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The Economics of Clean Water

Source: Pure Water for the World - Mon, 16 Jun 2014 16:34 GMT
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Jeremy Jeziorski
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Any views expressed in this article are those of the author and not of Thomson Reuters Foundation.

I have always believed in the compassionate story of clean water. It seems a matter of basic justice that every human being should have access to clean, safe water. Lately however, I have been thinking a lot about the economics of clean water. Does what we do improve the economic wellbeing of a family? Will it be reflected in a rise in the standard of living of a village or maybe even a country? Here is some evidence that says it resoundingly does.

Whenever I talk with recipients of Pure Water’s program, I always ask what the filters have meant to them. Recently, a Haitian woman told me her story.  Prior to receiving her filter, she had to buy potable water in Port au Prince. She is a street vendor and lives in a village about an hour from her work. The water cost her about USD $.25/gallon.  Once she got the filter, she stopped buying the water and was able to save some money. With her savings she moved her mother into her home. Now, her Mother cooks the food that the woman sells. Prior to the filters, the woman could only sell 3-4 days/week because she had to stay home and cook the other days. Now she is able to sell every day. She told me that her income has DOUBLED since receiving the filters.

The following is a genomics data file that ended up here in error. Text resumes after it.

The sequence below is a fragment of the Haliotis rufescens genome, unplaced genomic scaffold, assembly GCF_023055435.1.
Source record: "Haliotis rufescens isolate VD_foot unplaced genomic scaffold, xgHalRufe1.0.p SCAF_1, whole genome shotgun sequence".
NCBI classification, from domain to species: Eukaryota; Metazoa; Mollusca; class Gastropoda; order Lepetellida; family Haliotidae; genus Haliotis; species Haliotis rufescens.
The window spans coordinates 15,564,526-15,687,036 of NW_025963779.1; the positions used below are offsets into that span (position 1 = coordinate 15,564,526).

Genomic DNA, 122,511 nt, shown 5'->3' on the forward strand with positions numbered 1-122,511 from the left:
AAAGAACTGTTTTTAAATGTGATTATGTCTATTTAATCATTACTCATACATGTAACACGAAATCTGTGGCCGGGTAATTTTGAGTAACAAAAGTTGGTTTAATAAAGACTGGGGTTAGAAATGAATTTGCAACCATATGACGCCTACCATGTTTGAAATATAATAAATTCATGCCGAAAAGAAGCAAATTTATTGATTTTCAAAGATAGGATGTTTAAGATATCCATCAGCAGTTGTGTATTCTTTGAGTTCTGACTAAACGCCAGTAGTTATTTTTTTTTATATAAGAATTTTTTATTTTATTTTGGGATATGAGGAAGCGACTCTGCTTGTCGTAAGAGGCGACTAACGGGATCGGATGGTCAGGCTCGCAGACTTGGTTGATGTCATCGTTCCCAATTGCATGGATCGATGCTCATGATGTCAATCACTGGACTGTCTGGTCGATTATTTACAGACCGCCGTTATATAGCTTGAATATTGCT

After hearing her story, I created a little spread sheet based on her data. The table below shows the results.  I assumed that a household of 5 uses 2 gallons per person per day of water that cost them $.25/gallon.  I also assumed that program costs (filter plus hygiene education and follow-up) cost $329 and that the filter would last for 10 years. 

Program Investment

Economic Benefit

Filter Rate of Return

$329

$9,125

2,700%

 Using these assumptions, an investment of $329 yields an economic benefit of $9,125, which is quite astonishing. Now, considering the woman’s net worth was probably zero before, it is no wonder that she was so ecstatic about her new situation.

So, next time you hear someone say that water programs do not help lift people out of poverty, tell them this woman’s story and show them these numbers because they are dead wrong.

Next up, I will look at the situation where clients don’t buy water but only have access to contaminated water. That is also an interesting analysis, so stay tuned…………  

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